Sixth, it provides space for debate, discussion and most importantly, disagreement. A beautiful example of this is the two entries focusing on policing and racism, here and here. Similarly, discussions around misogyny, femicide and the murders of Sarah Everard and so many other women, here, here and here. Only through thoughtful and empathetic dialogue and exposure to different standpoints can we hope to gain the holistic understanding so imperative to criminology.

Seventh, there are no rules around blog writing, only the constraints provided by the medium. Those that write for the blog are provided with very generic guidance to allow them to decide how best to explore their subject, maybe through a short essay, complete with references, maybe in the style of a news article with lots of images, or perhaps through poetry. The choice is down to the individual blogger and very little in the way of copy editing, beyond the occasional correction of typo goes on behind the scenes.

By now it should be clear that my love for the blog is strong and unwavering. From the smallest of ideas, the blog has grown into something beautiful and inspiring, beyond my imagination in 2017. It has attracted a wonderful collective of very different people coming from all different standpoints and perspectives. Equally important there is space for many more voices to contribute. For sure, there is plenty more we can do, to provide space for more subjects, more bloggers, more perspectives, more initiatives and we will keep striving to offer this. Nevertheless, I am incredibly proud to have played a part and to continue to be involved in this joint enterprise as partners in criminology. Our blog is definitely something worth celebrating and not just on its birthday. To my fellow bloggers, I raise a glass, may we never lose the desire to argue, debate, discuss and continue to learn from each other.

*It is worth noting that in discussions around what constituted Action Short of a Strike [ASOS], the Criminology Team decided that the blog was too important to each of us to consider abandoning it, even for a short period time while industrial action is ongoing.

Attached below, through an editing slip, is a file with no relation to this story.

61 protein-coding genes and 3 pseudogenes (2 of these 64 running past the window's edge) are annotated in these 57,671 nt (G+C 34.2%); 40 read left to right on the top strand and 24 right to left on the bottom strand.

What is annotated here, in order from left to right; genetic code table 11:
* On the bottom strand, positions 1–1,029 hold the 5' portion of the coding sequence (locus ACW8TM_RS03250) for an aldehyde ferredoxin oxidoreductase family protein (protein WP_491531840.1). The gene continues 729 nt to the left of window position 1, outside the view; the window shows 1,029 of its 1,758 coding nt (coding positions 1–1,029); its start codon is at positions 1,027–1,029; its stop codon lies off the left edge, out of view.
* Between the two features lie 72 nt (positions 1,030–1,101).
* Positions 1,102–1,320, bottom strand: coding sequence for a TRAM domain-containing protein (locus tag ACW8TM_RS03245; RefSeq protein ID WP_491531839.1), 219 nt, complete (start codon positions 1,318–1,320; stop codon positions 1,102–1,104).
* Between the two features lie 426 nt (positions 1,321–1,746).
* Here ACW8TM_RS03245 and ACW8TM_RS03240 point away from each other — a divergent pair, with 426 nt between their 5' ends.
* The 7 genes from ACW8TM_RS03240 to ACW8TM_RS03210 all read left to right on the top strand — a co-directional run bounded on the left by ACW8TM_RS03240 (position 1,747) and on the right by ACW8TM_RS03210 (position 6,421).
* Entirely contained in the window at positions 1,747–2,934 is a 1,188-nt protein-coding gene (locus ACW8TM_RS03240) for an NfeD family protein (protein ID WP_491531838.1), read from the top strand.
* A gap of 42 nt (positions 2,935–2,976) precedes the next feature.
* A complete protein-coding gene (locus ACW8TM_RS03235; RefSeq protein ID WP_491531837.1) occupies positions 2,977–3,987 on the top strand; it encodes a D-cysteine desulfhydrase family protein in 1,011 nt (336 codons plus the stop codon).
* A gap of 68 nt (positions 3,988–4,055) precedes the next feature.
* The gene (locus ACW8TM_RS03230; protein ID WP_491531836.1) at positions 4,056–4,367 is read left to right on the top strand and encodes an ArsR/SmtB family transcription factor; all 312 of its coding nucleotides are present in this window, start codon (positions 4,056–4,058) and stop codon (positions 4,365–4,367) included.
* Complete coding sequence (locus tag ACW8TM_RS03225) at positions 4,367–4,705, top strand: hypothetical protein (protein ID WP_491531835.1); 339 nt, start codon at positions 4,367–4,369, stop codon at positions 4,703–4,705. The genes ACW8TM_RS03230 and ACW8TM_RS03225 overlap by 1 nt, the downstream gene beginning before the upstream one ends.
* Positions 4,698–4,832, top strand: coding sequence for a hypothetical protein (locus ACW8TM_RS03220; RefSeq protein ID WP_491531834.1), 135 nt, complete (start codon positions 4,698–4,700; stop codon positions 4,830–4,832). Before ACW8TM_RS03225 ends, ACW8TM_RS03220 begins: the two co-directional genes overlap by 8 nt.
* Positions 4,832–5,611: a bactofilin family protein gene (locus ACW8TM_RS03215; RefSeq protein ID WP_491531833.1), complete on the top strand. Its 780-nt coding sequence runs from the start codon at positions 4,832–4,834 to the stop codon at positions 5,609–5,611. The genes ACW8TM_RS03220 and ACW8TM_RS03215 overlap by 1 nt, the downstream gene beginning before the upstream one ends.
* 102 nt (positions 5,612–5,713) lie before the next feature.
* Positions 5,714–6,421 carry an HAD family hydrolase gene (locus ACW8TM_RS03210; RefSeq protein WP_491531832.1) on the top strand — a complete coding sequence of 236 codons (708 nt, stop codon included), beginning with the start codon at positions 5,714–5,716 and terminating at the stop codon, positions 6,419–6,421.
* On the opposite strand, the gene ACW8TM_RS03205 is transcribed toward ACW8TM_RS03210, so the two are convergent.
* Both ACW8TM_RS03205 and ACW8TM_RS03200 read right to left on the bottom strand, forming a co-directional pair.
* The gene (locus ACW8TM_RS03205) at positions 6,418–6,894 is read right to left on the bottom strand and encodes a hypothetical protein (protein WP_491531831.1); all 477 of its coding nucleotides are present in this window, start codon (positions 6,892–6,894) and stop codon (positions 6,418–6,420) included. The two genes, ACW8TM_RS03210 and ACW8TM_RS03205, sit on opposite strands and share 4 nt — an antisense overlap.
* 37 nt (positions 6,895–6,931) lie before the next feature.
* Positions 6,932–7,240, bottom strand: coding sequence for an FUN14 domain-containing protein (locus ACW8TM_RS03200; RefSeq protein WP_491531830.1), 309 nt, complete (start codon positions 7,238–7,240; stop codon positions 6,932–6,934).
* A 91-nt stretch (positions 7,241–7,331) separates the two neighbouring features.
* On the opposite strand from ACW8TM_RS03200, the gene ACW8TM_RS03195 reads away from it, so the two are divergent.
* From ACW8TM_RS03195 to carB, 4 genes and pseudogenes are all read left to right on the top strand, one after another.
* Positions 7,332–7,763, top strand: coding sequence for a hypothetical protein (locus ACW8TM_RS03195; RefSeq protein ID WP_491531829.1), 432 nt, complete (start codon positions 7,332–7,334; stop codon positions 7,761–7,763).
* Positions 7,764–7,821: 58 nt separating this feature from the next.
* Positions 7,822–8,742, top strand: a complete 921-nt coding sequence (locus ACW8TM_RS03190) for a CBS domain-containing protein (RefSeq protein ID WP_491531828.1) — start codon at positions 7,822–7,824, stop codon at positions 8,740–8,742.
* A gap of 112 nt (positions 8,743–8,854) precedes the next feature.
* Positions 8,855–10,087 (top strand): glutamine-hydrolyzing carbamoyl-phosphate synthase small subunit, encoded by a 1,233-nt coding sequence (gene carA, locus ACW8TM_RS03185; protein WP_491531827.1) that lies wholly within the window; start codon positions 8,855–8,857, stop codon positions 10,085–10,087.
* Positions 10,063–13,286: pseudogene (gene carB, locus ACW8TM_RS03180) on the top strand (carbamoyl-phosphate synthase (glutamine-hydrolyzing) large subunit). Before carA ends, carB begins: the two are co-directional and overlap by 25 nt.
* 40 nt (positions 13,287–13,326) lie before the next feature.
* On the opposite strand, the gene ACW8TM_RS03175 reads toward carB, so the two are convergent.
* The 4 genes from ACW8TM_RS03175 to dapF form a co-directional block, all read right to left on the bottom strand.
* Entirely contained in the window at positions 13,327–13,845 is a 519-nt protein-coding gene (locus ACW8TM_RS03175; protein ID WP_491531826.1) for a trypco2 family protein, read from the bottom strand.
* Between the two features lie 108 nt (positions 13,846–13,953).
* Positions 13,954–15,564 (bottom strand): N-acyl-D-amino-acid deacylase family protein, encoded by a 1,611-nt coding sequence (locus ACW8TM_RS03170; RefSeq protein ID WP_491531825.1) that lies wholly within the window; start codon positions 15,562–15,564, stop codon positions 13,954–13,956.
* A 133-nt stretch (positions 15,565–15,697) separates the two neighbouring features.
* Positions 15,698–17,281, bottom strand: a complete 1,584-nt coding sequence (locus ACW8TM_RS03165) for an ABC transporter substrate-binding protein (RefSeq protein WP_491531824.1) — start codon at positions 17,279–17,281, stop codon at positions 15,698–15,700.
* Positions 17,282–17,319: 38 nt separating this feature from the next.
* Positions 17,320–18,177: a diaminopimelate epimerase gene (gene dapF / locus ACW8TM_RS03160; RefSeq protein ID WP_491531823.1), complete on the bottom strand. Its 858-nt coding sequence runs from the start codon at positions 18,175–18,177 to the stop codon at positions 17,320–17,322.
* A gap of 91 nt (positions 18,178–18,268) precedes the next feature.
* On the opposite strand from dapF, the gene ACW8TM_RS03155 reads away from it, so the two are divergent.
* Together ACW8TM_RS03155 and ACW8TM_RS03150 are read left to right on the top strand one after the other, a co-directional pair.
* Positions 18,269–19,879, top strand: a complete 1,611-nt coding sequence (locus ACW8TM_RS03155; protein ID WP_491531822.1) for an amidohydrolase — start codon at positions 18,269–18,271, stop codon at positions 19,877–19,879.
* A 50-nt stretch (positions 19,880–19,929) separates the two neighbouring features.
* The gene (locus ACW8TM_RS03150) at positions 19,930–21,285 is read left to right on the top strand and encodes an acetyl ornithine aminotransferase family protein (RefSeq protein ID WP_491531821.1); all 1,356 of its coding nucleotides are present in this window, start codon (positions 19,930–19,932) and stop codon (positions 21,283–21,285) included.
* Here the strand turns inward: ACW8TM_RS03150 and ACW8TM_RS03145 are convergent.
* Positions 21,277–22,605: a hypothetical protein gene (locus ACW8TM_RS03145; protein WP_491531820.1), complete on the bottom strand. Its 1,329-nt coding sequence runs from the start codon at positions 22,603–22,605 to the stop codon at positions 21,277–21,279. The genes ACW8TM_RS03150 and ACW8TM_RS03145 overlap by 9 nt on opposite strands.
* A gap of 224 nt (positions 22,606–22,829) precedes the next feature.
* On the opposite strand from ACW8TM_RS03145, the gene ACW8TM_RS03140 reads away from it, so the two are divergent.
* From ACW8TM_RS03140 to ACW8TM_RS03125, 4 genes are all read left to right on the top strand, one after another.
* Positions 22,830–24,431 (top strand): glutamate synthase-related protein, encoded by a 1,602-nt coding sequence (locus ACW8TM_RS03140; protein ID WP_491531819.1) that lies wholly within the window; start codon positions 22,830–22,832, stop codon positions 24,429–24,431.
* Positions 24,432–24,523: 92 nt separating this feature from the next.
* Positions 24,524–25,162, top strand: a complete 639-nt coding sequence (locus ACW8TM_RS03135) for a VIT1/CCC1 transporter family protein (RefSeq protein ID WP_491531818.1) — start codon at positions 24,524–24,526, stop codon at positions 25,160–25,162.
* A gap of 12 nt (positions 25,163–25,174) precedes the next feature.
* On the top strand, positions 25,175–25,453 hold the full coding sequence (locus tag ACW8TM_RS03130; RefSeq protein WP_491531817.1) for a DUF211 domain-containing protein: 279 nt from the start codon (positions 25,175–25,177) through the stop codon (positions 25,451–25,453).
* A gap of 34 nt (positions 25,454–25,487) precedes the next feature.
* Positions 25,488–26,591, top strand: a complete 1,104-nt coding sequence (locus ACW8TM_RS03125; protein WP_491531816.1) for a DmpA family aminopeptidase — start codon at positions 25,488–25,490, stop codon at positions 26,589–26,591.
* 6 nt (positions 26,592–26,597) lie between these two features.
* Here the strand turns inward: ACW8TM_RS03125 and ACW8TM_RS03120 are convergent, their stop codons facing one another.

“Things you need to know about criminology”: A student perspective – Natalie Humphrey, 1st Year student

Vincent van Gogh – The Prison Courtyard (1890)
We are all living in very strange times, not sure when life will return to normal...but if you're thinking about studying criminology, here is some advice from those best placed to know!

The most important module to my understanding of criminology is: At the beginning of the year I believed the True Crime module to be the most important in understanding why crimes are caused. However, I quickly learned that these are not always the best source of information! The Science module is the basis of Criminology in the first year, laying down where it emerged, with Lombroso and Bertillon. I believe these figures are important to understand to grasp criminology.


The academic criminology book you must read:
The SAGE dictionary of Criminology has helped me with the basics of the subject. If there was something I became stuck on, this book would usually have an explanation for it. It also has examples which make it much easier to apply

The academic journal article you must read:
Attitudes towards the use of Racial/Ethical Profiling to Prevent Crime and Terrorism, by Johnson, D et al.(2011)
I came across this article when researching my Independant Project on racial stereotyping. It goes into the systematic racism that black people face and how disproportionate racism truly is. With more recently, the George Floyd case, this is still a very prominent article that is true to date

The criminology documentary you must watch:
I am a lover of many true crime documentaries and am always first to watch the new one that has been added to Netflix! The famous ones, such as Ted Bundy’s confession tapes, are fascinating to me, Bundy especially. However, there are many injustices that need to be addressed, not just the notorious serial killers. Jeffrey Epstein’s new documentary is very important in understanding sexual abuse that happened to over 200 underage girls. Athlete A also shows the sexual abuse of underage girls who were part of USA gymnastics.

The most important criminologist you must read: